The Future of Neurosurgery: A Resident’s Perspective

Change is a reality in all aspects of life and all fields of medicine. Neurosurgery residents are being trained in responsibility and patient care, however, the system itself is changing almost continuously. Understanding these dynamics is crucial to endure a career in medicine. Challenges include the intersection of technology and health care, understanding and modulating the “business” of medicine, and getting control of the medical-legal system.

To start, it is important to recognize that patients are better versed about their health care and diseases these days, thanks to public advocacy and the internet. Vanishing are the days when the “doctor knows best.” Today, patients shop for their physician, looking for the most cutting edge surgeons, performing “minimally invasive” procedures while remembering their names. These highly sophisticated patients are raising the bar for physicians, encouraging them to stay ahead of the times in their field. In the same vein, technology has become increasingly intertwined with patient care. Be it the medical records system, vital sign telemetry, functional non-invasive imaging or computer guided surgery, the marriage of medicine and machines is evident. Residents exposed to this early on will acquire the skill sets necessary to work in this environment. Physicians who embrace this technology will be rewarded through more efficient and thorough patient care.

The business of neurosurgery is constantly changing, usually with more restrictions and decreased reimbursement. Given the recent legislature, it seems that our nation is on its way to “universal healthcare.” Whether equal health care to all US residents becomes a reality is a different issue. Judicious spending and electronic records can facilitate this possibility. However, without addressing malpractice law and tort reform, the solution will never be achieved.

As a result of economic and training constraints, it is clear that the field of medicine has shifted from generalists to specialists with an emphasis on “Centers of Excellence” and multidisciplinary efforts in patient care. This allows more efficient and cost effective delivery of health care by more experienced specialists. Conversely, specialists in the community are focusing more on bread and butter cases and are occasionally criticized when they go “above and beyond” their institution’s capabilities. For example, fewer patients with aneurismal subarachnoid hemorrhage or severe brain injury are treated in community hospitals. This centralization of medicine will be essential in maintaining the highest level of care available to Americans at a relatively affordable cost.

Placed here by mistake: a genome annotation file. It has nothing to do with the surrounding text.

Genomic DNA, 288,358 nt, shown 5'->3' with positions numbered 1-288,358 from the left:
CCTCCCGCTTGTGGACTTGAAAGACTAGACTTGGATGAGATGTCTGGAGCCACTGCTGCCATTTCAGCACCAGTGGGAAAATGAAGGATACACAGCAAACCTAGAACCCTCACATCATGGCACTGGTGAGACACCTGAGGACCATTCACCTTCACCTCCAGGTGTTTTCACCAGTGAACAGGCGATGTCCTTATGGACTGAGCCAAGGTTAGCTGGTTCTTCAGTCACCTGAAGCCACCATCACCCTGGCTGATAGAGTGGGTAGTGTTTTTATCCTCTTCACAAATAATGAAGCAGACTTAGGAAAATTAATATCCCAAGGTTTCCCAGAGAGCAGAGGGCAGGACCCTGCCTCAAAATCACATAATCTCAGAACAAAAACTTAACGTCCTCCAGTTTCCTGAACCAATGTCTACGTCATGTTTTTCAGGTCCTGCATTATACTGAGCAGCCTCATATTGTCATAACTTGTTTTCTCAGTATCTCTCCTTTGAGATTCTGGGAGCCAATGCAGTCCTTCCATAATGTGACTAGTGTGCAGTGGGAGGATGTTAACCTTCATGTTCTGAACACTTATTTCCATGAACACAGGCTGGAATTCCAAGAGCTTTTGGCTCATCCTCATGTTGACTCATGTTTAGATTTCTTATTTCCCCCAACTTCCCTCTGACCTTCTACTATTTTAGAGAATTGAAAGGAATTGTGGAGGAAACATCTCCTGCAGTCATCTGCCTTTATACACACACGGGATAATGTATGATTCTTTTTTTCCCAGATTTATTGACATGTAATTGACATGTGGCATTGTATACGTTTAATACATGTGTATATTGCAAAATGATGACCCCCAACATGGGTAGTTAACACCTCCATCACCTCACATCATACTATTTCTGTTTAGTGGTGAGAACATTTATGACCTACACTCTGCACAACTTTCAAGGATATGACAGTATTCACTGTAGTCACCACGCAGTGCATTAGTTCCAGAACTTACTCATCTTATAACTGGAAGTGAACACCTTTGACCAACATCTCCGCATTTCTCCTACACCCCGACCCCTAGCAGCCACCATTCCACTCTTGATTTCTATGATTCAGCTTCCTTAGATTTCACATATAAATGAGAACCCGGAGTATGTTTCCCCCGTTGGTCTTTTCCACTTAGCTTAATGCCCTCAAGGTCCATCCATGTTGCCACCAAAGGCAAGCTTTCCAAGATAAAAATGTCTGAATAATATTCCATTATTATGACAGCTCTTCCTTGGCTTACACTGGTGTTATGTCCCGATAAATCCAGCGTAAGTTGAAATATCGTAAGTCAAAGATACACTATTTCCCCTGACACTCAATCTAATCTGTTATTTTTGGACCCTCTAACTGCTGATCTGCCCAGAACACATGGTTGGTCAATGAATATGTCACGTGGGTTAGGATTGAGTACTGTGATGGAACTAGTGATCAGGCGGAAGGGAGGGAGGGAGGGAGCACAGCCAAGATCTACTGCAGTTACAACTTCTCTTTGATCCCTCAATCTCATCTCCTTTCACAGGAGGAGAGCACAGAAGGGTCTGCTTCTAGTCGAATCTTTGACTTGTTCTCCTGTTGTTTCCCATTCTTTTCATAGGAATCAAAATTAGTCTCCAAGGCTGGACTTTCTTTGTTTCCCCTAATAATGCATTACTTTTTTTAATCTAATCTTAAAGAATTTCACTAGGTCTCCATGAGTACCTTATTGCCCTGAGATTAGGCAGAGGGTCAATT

The complexities and inequities of the health care system have deterred many people from entering the field, compared to previous decades. As a result, the remaining physicians are more motivated and willing to work in this environment. As we graduate from residency, it will be on us to change our field. Embracing technology promoting efficient informatics and inter-physician communication will be key. Equally as important is communication with our patients, not only articulating diagnoses, risks, and surgical interventions, but also encouraging tort reform and legislation change. Of course, the underlying tenet of improving quality while reducing cost will guide our progress. Ultimately, putting the patient before everything else is the recipe for success.

Garni Barkhoudarian, MD
Department of Neurosurgery, UCLA
E-mail: GBarkhoudarian@mednet.ucla.edu

4 Comments

  1. Frank Stalitz says:

    The resident training hours are being reduced. I am getting less real experience. What are everyone’s suggestions for gaining more experience?

  2. Frank, that is a good question, which is relevant to many residents in different countries. Just like airline pilots, well developed simulators may be a good way to start your first surgeries. However, such technology is not immediately available.

    I think one solution lies in using the hours that are available as good as possible, but this depends on how busy your clinical work schedule is. For example, you may visit surgeries that are performed, just to watch other people doing the surgery.

    Another solution could be to do a fellowship after finishing your residency. Although I think that one keeps improving “on the way”, also as a staff member. Most important is that you learn to manage the emergencies. More “chronic stuff” can be discussed with colleagues during daytime, which lets you benefit from their experience.

    And soon we will have a forum on this website, where you can discuss cases and surgerical technologies with colleagues from all over the world!

    Best regards,

    Pieter Kubben
    Maastricht, The Netherlands

  3. Evan Bascom says:

    I am finished my residency one year ago in the USA. I went into practice in a group and it did not work for me. I was doing complicated cases but had good results. my partners sent me more complex cases while they did more simple ones. Eventually the hospital said my cases were costing more than the average. I had to look for another place to go. I am more suited to academia but jobs are nit easy to find. any suggestions from others who have had a similar experience?

  4. Adnan says:

    Being a neurosurgeon isn’t easy. It’s extremely demanding on a physician, but at the same time it’s very rewarding. This specialty in medicine involves diagnosing and treating conditions affecting the spinal cord, the brain, peripheral nerves and all of their supporting and surrounding structures. Doctors in neurosurgery jobs operate in these areas of the body, while also providing care to patients. Some even teach medical students or give lectures to residents. Hospitals offering Neurosurgery in Germany

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